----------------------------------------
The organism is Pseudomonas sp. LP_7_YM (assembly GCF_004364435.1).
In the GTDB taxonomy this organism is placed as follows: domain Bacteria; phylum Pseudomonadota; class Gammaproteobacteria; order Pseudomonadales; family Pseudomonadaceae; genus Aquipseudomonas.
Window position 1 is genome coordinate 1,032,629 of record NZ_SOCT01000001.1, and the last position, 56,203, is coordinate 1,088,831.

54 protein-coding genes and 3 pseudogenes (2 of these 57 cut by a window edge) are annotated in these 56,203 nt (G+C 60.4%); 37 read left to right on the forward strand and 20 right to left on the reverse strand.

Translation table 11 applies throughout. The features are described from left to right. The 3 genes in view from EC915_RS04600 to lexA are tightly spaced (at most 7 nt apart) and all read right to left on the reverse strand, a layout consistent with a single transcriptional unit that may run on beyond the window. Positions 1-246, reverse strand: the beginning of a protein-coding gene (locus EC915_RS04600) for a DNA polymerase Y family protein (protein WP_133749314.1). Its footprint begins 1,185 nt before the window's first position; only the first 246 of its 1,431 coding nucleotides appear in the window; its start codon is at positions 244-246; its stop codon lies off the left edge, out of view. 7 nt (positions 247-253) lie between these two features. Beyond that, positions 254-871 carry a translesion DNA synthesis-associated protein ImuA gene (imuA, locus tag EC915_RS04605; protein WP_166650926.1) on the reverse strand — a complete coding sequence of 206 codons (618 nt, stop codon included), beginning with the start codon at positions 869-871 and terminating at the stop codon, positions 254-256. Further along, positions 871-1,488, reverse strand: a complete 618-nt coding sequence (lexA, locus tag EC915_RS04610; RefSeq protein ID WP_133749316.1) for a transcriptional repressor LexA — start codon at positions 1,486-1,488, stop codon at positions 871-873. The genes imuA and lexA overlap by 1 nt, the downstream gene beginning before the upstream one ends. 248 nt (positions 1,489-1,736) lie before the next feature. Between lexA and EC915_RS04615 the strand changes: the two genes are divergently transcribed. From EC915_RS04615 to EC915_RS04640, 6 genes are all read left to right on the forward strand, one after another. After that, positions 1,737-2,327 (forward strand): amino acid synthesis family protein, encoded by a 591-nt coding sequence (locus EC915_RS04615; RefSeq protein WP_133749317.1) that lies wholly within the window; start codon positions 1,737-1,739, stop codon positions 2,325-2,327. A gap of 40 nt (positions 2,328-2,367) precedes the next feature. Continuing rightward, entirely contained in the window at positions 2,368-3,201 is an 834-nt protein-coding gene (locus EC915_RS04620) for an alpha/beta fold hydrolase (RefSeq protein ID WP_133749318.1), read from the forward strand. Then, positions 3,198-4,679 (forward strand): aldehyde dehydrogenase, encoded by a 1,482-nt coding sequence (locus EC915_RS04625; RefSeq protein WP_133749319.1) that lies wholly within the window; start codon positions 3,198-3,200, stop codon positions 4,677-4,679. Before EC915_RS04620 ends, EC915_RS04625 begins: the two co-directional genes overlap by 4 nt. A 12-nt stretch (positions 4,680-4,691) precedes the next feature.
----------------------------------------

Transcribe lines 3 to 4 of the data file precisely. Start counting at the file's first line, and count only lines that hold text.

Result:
Window position 1 is genome coordinate 1,032,629 of record NZ_SOCT01000001.1, and the last position, 56,203, is coordinate 1,088,831.

54 protein-coding genes and 3 pseudogenes (2 of these 57 cut by a window edge) are annotated in these 56,203 nt (G+C 60.4%); 37 read left to right on the forward strand and 20 right to left on the reverse strand.